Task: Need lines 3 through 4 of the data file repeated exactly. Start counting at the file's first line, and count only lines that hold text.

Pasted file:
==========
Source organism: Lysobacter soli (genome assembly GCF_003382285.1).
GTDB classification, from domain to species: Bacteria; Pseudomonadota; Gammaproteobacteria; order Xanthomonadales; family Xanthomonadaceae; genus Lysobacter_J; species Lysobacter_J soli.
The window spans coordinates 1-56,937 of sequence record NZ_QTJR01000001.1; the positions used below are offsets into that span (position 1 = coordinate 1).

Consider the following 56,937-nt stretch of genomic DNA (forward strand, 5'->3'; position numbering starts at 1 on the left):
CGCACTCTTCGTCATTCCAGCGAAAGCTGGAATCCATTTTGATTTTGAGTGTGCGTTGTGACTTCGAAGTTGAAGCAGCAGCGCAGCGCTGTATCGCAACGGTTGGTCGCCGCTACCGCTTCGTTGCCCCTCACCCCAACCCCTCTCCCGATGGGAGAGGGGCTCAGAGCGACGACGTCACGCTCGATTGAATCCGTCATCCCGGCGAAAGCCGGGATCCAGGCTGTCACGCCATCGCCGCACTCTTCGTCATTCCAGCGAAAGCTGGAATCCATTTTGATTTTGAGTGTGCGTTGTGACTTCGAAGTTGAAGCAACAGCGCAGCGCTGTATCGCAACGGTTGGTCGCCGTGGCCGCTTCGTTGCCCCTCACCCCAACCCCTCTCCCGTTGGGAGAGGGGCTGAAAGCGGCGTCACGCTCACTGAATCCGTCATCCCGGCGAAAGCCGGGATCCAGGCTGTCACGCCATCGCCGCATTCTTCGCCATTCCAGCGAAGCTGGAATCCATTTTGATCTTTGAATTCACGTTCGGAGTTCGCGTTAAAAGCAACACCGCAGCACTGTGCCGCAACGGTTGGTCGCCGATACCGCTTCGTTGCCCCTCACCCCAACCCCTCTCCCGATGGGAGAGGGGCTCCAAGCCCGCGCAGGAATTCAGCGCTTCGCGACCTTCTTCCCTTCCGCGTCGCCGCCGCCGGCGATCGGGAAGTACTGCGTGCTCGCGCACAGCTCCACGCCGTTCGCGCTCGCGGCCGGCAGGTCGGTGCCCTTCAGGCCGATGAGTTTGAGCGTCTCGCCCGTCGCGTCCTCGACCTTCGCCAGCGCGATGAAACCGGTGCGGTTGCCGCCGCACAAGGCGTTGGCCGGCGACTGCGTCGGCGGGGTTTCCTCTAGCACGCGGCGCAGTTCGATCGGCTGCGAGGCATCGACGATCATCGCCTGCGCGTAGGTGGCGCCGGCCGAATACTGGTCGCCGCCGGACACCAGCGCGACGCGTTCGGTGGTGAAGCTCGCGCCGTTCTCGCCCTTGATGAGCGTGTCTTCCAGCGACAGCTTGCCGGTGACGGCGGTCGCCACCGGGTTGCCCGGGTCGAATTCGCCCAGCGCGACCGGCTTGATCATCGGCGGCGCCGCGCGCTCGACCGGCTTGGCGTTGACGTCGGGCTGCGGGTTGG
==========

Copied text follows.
The window spans coordinates 1-56,937 of sequence record NZ_QTJR01000001.1; the positions used below are offsets into that span (position 1 = coordinate 1).

Consider the following 56,937-nt stretch of genomic DNA (forward strand, 5'->3'; position numbering starts at 1 on the left):